Exploring the Western vs. Indigenous Intersection in Costa Rican Mythology. Conversation with Douglas Williamson, Earth Charter International and Willi Paul, Mythologist.

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Exploring the Western vs. Indigenous Intersection in Costa Rican Mythology. Conversation with Douglas Williamson, Earth Charter International and Willi Paul, Mythologist. Presented by PlanetShifter.com

Legend of the Irazú Volcano (Costa Rica)

Near the city of Cartago, Costa Rica, mighty Irazú stands watch over her domain. As the ancients tell, Irazú was the favorite daughter of a local leader, Aquitaba. The village where they lived was at war with a rival leader, Guarco, who wanted to control the entire valley. Desperate and fearing he would lose, Quitaba took Irazú to the highest peak and offered her in sacrifice to the gods to help him win the battle. As Guarco’s forces close in, Aquitaba called on the spirit of his daughter to help their people. Immediately the mountain where she had died exploded in fire and ash and rained destruction down on Guarco’s warriors. That day, the volcano became known as Irazú - making her unique among her male volcanic counterparts.

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Conversation with Douglas and Willi -

ONE

Willi: Do you see any creative tension (mixing) between the Indigenous and western cultural myths and rituals in Costa Rica?

Douglas: I think its creative tension, definitely tension, as those who are experimenting are trying to compromise different traditions and ways. Sometimes it comes off as authentic, and sometimes as contrived. Don't you find? I think it's good that people are experimenting though. I am skeptical usually, but open to experience always.

Willi: Are there festivals or products that, as you say, create a compromise in the traditions there?

Douglas: I sense that there may be some but my feeling is that most of the impetus is coming from outside Costa Rica. It seems to be a kind of tourism. People come here with the desire for a mixing of indigenous and other traditions, but it doesn't seem to be a Costa Rican impulse for the most part. Costa Rica has a very small and poor indigenous population and the average "Western" Costa Rican is much more interested in a typical North American materialist value system and standard of success than with a traditional indigenous value system. There are some pockets where the indigenous worldview crosses over that I've seen, but it's quite rare.

TWO

Willi: What are the fundamental mythological concepts of the sustainability movement? Are these shared by all there?

Douglas: I'm not sure I am ready or qualified to answer this question. I don't even know if I have a good working definition of what a "mythological concept" is. I can say that there are a lot of mythological bits and pieces within the sustainability movement, many pertaining to Earthrise, Gaia, nature gods, justice, vengeance, cleansing/destruction, and more.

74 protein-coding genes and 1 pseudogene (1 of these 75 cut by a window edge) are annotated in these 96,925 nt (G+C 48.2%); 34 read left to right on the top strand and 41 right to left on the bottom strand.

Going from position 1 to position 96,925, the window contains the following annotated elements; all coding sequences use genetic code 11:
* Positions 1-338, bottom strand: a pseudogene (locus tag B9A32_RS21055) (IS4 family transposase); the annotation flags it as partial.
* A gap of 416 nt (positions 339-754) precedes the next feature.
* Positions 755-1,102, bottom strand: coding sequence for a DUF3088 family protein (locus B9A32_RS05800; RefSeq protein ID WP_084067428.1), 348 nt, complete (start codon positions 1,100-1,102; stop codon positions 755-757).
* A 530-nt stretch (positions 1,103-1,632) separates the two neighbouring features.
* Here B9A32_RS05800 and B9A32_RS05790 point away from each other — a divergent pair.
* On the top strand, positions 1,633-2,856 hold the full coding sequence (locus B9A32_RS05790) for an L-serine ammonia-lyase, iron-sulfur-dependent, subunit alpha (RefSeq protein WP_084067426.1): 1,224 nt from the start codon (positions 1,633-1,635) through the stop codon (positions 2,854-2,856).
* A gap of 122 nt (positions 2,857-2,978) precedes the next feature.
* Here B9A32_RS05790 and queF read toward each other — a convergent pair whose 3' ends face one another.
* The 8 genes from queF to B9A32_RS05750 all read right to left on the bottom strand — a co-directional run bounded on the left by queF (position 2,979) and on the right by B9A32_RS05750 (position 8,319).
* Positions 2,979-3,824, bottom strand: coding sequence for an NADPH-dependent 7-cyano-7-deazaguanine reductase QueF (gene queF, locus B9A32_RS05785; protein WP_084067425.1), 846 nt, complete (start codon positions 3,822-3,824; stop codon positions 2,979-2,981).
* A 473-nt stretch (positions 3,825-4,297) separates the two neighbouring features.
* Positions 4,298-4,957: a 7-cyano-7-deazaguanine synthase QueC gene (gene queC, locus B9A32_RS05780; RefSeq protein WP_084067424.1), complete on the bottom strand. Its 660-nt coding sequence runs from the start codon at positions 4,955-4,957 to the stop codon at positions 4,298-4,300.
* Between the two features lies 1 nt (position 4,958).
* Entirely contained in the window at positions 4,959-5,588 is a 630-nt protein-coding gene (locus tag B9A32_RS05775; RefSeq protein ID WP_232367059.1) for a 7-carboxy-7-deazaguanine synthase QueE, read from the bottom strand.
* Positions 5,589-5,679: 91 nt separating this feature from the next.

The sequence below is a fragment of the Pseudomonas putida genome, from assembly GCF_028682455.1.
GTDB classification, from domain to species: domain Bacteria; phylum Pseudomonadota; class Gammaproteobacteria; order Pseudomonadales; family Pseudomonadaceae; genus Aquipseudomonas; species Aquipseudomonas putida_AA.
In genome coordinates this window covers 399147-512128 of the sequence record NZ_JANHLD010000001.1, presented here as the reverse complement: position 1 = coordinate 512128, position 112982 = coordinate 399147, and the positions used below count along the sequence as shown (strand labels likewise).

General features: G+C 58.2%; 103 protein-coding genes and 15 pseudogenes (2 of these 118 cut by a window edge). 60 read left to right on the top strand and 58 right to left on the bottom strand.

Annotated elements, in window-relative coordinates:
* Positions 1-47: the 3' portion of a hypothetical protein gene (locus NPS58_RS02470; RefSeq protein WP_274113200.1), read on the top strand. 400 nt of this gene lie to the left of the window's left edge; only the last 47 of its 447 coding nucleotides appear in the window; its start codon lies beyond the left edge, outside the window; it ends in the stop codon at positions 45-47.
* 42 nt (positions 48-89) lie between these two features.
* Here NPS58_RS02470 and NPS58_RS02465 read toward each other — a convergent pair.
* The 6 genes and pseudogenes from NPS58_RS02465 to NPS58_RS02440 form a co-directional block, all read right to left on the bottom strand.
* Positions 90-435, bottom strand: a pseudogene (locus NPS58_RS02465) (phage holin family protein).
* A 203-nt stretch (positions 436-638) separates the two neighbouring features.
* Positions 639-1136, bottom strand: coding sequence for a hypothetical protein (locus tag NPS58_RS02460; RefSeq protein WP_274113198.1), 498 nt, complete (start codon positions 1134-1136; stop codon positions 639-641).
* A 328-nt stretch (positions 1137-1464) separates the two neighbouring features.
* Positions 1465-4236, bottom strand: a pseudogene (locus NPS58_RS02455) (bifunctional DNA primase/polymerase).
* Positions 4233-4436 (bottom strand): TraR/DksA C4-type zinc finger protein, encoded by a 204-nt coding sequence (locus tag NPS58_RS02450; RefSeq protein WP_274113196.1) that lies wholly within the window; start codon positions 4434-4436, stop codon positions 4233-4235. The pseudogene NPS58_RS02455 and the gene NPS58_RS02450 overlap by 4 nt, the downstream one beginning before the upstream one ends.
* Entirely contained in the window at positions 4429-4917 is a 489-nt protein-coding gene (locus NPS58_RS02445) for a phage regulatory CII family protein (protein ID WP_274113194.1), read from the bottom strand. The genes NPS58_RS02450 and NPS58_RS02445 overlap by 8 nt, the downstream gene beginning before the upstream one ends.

Willi: I like where you are going with this. It seems that you went with symbols of sustainability. If we insert permaculture for sustainability, what do you see? How about the Transition Movement? But, yes, there is a ton of experimenting going down in Gaia!

Douglas: So, I'm still not sure what you mean by "mythological concept". I guess I touched on some concepts before like cleansing/destruction and renewal above. I think these play a strong role in the sustainability movement. I think the concept of paradise, heaven on Earth, Eden, play a role in the movement too. There seems to be an unagreed-upon concept of the ideal that underlies some of the movement. Sadly, much of the sustainability movement is an opposition political position, and so a lot of the concepts that drive the movement are negative reactions to current unacceptable situations. Personally, I prefer to focus on a proactive utopic visioning, rather than a reactive negative motivating.

THREE

Willi: Does the hero work at the community level?

Douglas: I think this is a great question and would be a lot of fun to map through. Once again, I have to claim insufficient knowledge of the hero archetype and narrative to really answer this question adequately. It seems to me that certainly there are aspects of the hero story that could be transposed onto a community narrative. I do wonder though if there are sufficient individuals who have such a strong community identity to be able to identify themselves as strongly with their community as individuals do with individual heroes. This question arose in the webinar that I attended and I think its well worth exploring more deeply and fits in neatly with a lot of the thinking I am doing about utopic societies.